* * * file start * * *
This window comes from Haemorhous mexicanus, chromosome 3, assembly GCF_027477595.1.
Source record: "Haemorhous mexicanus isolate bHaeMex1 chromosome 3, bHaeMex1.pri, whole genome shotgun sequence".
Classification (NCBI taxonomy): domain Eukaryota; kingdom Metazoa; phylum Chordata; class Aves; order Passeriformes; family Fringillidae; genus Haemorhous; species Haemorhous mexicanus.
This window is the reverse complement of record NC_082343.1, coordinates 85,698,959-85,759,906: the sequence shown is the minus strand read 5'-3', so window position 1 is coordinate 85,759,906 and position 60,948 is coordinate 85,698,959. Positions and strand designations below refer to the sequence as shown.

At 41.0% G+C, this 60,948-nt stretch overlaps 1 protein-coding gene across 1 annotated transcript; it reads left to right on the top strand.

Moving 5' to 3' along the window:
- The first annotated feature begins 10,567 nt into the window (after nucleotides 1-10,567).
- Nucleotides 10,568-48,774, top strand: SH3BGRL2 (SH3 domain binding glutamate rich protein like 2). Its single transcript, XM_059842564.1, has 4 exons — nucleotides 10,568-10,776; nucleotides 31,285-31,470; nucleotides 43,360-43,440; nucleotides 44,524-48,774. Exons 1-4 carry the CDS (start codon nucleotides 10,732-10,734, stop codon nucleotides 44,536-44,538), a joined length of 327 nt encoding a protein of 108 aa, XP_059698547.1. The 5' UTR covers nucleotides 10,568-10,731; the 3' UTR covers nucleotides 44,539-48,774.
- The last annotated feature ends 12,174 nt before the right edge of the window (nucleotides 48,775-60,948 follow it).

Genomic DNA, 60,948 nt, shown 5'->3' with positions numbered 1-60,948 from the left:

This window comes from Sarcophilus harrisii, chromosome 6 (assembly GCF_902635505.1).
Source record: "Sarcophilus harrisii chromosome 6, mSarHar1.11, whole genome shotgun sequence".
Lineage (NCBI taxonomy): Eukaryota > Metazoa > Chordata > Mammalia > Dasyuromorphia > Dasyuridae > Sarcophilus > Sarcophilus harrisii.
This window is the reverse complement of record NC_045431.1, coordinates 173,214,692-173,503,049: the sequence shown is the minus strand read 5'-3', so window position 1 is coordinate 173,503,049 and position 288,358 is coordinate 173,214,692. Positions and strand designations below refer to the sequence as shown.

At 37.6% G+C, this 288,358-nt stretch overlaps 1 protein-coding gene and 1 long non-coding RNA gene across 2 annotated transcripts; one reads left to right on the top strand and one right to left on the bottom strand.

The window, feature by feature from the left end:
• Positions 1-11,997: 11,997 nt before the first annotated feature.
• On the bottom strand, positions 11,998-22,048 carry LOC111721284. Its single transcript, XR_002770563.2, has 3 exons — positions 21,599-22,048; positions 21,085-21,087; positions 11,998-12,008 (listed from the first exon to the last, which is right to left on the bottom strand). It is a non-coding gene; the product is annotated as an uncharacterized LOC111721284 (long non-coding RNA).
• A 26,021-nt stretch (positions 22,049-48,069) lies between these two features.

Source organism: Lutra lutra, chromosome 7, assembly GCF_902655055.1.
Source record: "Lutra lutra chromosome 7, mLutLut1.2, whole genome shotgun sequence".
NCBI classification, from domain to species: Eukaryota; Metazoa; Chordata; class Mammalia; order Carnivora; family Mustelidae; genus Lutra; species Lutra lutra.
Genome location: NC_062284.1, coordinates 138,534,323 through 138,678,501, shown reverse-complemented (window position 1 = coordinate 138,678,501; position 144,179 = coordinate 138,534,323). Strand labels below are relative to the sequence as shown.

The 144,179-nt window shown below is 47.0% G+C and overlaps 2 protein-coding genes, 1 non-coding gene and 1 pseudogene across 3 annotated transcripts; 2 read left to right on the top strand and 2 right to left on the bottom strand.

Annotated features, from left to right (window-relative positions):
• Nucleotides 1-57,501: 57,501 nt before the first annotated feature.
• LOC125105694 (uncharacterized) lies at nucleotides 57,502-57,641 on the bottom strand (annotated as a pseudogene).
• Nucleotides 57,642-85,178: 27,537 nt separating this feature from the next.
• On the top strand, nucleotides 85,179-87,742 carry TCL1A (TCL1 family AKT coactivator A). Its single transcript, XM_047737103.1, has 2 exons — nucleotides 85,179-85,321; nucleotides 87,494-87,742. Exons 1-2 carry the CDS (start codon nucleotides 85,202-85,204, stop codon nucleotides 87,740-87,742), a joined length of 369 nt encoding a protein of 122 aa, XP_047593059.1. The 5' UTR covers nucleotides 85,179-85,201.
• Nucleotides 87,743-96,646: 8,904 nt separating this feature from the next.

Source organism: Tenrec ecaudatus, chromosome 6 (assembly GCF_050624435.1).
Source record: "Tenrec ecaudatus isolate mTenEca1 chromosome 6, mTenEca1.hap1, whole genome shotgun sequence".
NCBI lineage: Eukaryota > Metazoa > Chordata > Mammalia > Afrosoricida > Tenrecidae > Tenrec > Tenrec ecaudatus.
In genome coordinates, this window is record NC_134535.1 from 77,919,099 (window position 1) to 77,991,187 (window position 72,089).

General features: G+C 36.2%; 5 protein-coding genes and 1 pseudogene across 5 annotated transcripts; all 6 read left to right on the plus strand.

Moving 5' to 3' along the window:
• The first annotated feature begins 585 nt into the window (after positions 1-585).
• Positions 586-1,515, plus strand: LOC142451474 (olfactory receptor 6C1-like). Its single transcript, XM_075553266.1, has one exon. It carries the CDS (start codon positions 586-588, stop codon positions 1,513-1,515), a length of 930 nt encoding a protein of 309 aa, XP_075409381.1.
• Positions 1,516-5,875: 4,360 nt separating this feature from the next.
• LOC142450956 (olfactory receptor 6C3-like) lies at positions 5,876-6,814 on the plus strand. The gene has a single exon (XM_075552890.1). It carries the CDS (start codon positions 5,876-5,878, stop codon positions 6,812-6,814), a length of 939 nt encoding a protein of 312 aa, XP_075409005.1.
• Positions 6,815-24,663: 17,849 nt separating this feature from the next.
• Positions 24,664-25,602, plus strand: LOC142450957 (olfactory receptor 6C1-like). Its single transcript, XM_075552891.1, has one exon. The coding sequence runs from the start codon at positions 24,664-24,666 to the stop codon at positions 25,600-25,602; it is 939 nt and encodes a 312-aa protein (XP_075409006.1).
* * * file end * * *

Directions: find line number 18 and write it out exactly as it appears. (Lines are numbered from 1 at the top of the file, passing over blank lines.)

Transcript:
• On the bottom strand, positions 11,998-22,048 carry LOC111721284. Its single transcript, XR_002770563.2, has 3 exons — positions 21,599-22,048; positions 21,085-21,087; positions 11,998-12,008 (listed from the first exon to the last, which is right to left on the bottom strand). It is a non-coding gene; the product is annotated as an uncharacterized LOC111721284 (long non-coding RNA).